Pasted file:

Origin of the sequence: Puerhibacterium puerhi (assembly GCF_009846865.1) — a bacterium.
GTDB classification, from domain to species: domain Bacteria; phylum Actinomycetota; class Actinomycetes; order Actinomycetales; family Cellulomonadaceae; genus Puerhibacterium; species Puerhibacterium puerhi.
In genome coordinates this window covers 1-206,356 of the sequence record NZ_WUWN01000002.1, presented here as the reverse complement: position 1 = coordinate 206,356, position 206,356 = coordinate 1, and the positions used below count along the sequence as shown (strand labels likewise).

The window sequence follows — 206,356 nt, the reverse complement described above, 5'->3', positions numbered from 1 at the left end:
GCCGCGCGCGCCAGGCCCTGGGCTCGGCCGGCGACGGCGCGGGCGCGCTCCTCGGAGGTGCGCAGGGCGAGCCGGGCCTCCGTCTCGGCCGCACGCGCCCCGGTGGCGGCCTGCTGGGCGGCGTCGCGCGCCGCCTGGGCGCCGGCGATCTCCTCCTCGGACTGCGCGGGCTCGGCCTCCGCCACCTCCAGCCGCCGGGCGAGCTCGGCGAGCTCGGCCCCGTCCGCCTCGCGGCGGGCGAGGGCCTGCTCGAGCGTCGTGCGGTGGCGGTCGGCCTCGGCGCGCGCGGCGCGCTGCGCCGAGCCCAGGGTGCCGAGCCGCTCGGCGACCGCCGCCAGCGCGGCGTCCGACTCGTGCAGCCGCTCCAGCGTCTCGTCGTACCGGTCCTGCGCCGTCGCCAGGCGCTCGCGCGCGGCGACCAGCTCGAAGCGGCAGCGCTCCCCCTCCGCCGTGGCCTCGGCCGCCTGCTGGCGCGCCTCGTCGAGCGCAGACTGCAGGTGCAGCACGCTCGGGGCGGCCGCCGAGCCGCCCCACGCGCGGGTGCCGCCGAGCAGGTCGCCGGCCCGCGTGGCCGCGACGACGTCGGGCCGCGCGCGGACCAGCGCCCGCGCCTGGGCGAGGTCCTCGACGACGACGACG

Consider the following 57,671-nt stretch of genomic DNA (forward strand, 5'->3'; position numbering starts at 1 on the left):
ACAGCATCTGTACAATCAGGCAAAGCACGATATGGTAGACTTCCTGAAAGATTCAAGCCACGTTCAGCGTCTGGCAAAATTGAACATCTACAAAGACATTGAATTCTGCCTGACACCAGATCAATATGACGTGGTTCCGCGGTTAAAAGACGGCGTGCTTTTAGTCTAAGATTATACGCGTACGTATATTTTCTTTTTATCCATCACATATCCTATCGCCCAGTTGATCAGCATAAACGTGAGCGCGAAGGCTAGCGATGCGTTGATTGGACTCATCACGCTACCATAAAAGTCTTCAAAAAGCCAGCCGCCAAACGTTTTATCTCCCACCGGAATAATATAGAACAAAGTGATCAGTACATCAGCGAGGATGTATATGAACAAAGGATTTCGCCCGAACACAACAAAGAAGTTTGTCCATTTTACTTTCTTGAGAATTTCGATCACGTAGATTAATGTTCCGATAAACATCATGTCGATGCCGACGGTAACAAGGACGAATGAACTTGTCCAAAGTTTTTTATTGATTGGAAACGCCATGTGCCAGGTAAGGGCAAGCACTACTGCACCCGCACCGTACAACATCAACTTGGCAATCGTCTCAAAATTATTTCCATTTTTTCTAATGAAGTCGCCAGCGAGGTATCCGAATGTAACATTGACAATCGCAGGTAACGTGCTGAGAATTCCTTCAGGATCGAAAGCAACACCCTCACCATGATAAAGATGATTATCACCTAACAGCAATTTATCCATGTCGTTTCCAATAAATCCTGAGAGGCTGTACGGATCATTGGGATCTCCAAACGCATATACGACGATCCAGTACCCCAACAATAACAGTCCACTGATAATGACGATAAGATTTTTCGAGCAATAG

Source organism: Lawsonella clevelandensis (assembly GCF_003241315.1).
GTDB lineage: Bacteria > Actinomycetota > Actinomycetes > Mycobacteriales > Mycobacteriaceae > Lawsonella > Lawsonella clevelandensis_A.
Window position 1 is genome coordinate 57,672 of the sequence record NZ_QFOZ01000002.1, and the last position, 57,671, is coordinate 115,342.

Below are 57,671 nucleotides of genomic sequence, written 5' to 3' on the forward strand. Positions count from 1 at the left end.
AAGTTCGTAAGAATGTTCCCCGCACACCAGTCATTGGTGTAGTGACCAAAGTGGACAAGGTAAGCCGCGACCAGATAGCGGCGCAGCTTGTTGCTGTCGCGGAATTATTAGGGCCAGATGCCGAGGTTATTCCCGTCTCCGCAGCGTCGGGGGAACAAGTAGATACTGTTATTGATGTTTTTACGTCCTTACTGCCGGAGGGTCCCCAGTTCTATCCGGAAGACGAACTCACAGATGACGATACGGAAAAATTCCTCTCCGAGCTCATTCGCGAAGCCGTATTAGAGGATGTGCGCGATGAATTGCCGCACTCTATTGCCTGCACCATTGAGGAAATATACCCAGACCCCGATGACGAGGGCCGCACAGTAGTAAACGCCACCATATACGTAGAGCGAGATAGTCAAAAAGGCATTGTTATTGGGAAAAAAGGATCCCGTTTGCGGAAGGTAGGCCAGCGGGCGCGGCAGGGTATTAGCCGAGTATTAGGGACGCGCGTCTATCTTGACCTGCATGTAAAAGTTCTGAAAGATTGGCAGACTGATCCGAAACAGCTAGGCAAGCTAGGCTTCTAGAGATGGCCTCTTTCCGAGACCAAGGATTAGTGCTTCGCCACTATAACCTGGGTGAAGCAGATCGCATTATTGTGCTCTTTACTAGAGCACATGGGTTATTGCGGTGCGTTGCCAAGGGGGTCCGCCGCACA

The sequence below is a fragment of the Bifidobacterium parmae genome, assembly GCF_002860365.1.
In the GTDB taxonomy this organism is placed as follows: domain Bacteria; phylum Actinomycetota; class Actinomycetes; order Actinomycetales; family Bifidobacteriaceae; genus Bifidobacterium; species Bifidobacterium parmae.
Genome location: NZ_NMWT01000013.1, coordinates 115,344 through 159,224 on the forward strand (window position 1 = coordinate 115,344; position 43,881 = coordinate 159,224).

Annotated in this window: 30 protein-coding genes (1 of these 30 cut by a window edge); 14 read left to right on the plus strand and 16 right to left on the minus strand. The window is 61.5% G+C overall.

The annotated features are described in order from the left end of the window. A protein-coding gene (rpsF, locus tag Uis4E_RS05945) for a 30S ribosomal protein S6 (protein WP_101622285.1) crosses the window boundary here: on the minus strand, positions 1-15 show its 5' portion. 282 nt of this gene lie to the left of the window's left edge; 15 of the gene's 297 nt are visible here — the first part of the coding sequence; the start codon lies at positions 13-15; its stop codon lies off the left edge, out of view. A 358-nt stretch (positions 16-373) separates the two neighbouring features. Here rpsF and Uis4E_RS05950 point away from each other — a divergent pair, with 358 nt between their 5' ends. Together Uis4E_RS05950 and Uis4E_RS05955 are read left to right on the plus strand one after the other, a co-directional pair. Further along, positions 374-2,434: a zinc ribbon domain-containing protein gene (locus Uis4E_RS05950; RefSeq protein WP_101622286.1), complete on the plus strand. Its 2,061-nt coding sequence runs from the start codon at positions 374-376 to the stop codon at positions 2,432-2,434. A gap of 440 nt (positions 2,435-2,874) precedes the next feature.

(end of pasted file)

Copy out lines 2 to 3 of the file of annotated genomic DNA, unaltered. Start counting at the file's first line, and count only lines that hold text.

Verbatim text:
GTDB classification, from domain to species: domain Bacteria; phylum Actinomycetota; class Actinomycetes; order Actinomycetales; family Cellulomonadaceae; genus Puerhibacterium; species Puerhibacterium puerhi.
In genome coordinates this window covers 1-206,356 of the sequence record NZ_WUWN01000002.1, presented here as the reverse complement: position 1 = coordinate 206,356, position 206,356 = coordinate 1, and the positions used below count along the sequence as shown (strand labels likewise).